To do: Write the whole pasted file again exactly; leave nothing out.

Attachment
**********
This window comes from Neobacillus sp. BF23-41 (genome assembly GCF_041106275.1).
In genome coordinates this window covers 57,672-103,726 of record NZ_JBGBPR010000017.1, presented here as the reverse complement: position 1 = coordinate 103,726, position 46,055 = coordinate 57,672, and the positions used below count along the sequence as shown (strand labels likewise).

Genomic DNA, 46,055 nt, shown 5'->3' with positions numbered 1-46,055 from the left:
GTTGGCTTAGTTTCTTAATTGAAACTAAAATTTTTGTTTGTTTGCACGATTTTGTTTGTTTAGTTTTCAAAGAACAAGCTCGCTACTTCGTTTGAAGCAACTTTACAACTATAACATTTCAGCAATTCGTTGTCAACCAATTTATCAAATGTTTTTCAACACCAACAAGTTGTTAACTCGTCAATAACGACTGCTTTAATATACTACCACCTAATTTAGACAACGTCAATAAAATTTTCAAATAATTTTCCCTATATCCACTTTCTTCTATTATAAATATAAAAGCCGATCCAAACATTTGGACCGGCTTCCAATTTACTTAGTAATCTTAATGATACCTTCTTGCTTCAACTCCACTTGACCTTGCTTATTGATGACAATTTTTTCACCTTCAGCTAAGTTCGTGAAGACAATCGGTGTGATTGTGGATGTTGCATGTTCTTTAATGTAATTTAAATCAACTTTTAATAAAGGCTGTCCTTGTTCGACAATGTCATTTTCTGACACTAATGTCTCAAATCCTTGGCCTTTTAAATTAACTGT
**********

This window comes from Neobacillus sp. BF23-41 (genome assembly GCF_041106275.1).
In genome coordinates this window covers 57,672-103,726 of record NZ_JBGBPR010000017.1, presented here as the reverse complement: position 1 = coordinate 103,726, position 46,055 = coordinate 57,672, and the positions used below count along the sequence as shown (strand labels likewise).

Genomic DNA, 46,055 nt, shown 5'->3' with positions numbered 1-46,055 from the left:
GTTGGCTTAGTTTCTTAATTGAAACTAAAATTTTTGTTTGTTTGCACGATTTTGTTTGTTTAGTTTTCAAAGAACAAGCTCGCTACTTCGTTTGAAGCAACTTTACAACTATAACATTTCAGCAATTCGTTGTCAACCAATTTATCAAATGTTTTTCAACACCAACAAGTTGTTAACTCGTCAATAACGACTGCTTTAATATACTACCACCTAATTTAGACAACGTCAATAAAATTTTCAAATAATTTTCCCTATATCCACTTTCTTCTATTATAAATATAAAAGCCGATCCAAACATTTGGACCGGCTTCCAATTTACTTAGTAATCTTAATGATACCTTCTTGCTTCAACTCCACTTGACCTTGCTTATTGATGACAATTTTTTCACCTTCAGCTAAGTTCGTGAAGACAATCGGTGTGATTGTGGATGTTGCATGTTCTTTAATGTAATTTAAATCAACTTTTAATAAAGGCTGTCCTTGTTCGACAATGTCATTTTCTGACACTAATGTCTCAAATCCTTGGCCTTTTAAATTAACTGT